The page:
We’re at the beginning of a new technological revolution: an era where thousands of hitherto disparate and unrelated devices will become connected and able to share information via cloud-based services.
Imagine a world where your tablet is automatically populated with the latest movies, simply because you placed a diary entry into your smartphone indicating you were taking a long-haul flight. Or a situation where your home routinely switches into an energy-saving mode after the last person departs the house, predicting when the occupants are likely to return based upon GPS data from their smartphones. Or a message indicating all is well with a dependent relative, triggered automatically because they are following their morning routine of taking their medication, turning on the TV and boiling the kettle.
This type of interaction will ultimately be made possible through hundreds and thousands of connected sensors, actuators and monitoring devices attached to physical objects, or otherwise embedded within the fabric of buildings, or simply dispersed within the ambient environment. Each of these devices generates relatively small amounts of data, which are then relayed through IP gateways to servers housed in large data centres.
Big Data 2.0
Powerful algorithms and data analytics engines are then employed to make sense of all this data and draw conclusions on what is happening in the real world, allowing intelligent decisions to be made autonomously by the technology. It’s a phenomenon called Big Data; and it’s already becoming a reality.
So how do you take a world of dissimilar devices and contrasting services, each of which act independently without coordination, and draw them together to make coherent systems that are truly smart? The technical challenge is significant. Even the simplest solutions require a careful blend of apps and services, a comprehensive set of software APIs, substantial internet bandwidth, racks of servers capable of both collating and storing the information, and potent data analytics tools. It’s difficult, time-consuming and expensive, especially if you have a business built around niche or highly specialised market segments.
Likewise, building connected products can appear quite daunting, especially if your product or service has never required connection into a large IoT or M2M ecosystem before.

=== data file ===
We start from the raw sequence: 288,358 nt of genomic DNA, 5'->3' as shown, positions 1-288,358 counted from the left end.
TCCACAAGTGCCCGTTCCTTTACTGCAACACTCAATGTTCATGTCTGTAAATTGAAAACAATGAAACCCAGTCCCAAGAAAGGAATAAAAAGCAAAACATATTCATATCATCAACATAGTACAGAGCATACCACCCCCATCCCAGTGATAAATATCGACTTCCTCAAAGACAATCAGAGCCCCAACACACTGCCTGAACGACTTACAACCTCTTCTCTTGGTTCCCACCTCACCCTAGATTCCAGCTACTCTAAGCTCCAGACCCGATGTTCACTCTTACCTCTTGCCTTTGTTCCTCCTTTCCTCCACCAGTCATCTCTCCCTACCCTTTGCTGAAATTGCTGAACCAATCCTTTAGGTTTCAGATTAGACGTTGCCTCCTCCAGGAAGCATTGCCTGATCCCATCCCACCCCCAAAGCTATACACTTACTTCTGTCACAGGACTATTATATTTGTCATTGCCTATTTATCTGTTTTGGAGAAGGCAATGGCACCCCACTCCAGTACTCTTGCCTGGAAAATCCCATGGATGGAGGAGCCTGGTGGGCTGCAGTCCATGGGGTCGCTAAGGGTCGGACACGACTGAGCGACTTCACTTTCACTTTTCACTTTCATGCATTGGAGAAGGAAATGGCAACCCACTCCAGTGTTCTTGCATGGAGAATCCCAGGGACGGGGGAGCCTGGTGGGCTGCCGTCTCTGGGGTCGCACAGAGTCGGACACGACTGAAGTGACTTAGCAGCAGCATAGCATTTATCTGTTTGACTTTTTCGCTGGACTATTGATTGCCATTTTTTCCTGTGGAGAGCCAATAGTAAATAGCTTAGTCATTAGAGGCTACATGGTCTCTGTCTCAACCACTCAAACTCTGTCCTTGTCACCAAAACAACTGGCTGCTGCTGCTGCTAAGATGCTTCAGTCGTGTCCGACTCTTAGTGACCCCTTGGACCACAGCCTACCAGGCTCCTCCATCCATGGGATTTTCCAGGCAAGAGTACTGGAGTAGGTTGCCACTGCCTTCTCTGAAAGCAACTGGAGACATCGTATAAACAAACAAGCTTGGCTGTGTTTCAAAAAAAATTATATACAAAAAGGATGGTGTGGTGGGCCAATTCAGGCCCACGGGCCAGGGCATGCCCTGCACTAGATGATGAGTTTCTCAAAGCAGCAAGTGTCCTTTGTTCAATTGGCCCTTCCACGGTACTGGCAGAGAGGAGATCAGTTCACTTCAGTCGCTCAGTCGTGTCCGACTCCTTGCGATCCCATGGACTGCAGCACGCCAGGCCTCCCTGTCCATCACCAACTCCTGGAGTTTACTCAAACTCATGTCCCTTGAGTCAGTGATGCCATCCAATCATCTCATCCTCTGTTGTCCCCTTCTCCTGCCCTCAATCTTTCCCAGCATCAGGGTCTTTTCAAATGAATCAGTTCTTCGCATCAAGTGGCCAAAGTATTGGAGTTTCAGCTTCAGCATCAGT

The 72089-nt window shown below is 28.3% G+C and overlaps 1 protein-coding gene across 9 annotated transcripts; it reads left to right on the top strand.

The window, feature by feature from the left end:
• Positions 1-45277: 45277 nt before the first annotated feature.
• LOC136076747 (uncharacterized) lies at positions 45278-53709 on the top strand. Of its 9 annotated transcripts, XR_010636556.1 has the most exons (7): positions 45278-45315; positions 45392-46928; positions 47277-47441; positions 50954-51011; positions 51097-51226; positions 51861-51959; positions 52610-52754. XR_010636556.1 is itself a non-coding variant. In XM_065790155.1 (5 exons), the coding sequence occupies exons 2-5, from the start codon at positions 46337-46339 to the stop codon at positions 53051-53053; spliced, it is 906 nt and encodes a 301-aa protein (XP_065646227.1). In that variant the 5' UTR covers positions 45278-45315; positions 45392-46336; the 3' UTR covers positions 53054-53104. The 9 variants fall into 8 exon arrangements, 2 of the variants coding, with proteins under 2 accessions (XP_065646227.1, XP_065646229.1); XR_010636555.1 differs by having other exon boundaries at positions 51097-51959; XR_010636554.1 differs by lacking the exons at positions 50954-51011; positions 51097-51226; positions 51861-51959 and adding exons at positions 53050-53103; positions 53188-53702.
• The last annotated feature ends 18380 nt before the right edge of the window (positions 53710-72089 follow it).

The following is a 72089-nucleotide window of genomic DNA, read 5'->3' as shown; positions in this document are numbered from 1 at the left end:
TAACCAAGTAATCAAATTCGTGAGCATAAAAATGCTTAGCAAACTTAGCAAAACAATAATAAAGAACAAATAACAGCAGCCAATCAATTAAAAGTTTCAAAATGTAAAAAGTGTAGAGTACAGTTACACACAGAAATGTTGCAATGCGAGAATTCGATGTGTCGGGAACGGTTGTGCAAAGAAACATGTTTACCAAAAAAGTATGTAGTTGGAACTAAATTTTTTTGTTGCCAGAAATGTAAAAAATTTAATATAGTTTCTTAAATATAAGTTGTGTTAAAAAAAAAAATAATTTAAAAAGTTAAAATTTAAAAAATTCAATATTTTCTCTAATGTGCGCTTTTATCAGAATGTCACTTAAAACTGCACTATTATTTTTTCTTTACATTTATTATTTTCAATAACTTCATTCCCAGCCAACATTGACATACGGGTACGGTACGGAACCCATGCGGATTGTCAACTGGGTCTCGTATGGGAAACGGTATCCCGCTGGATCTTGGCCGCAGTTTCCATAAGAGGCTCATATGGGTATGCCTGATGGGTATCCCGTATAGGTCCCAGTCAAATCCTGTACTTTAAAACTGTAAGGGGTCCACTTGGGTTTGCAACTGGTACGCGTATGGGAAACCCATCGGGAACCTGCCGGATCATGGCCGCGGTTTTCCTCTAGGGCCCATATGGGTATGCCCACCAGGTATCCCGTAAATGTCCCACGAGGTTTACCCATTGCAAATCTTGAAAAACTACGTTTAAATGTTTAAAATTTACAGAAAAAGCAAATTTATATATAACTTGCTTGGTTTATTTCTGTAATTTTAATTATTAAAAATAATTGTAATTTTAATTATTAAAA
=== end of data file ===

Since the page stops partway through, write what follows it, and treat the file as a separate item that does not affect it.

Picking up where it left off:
To compete effectively in this new technological revolution, in the race to build truly smart products, you need a comprehensive end-to-end solution. Last month Imagination announced that its ground-breaking FlowCloud IoT and cloud technology will now be even more accessible to developers. FlowCloud is designed to accelerate IoT development on a range of low-cost MIPS development boards, including the chipKIT™ WiFire platform available from Digilent Inc.
FlowCloud removes one of the primary barriers to developing cloud-based services by making robust IT infrastructure available for anyone to build valuable, connected applications, providing everything a developer requires to intercept the new world of Big Data and create an era of truly smart solutions.
Come back to our blog over the coming weeks to find out what FlowCloud is and how it can be used in a variety of applications, including home control and automation, e-healthcare, and music streaming services.
Want to know more? You’ll find further information on FlowCloud via the dedicated developer portal at http://flow.imgtec.com/developers/; this series will include the following articles which will be published over the following weeks:
- FlowCloud IoT and cloud technology emerges in a world of challenges
- What is FlowCloud?
- PowerBox is a simple home control system that uses FlowCloud
- Creating secure electronic healthcare systems with FlowCloud
- Designing a full cloud music streaming service with FlowCloud
- How do I get started with FlowCloud?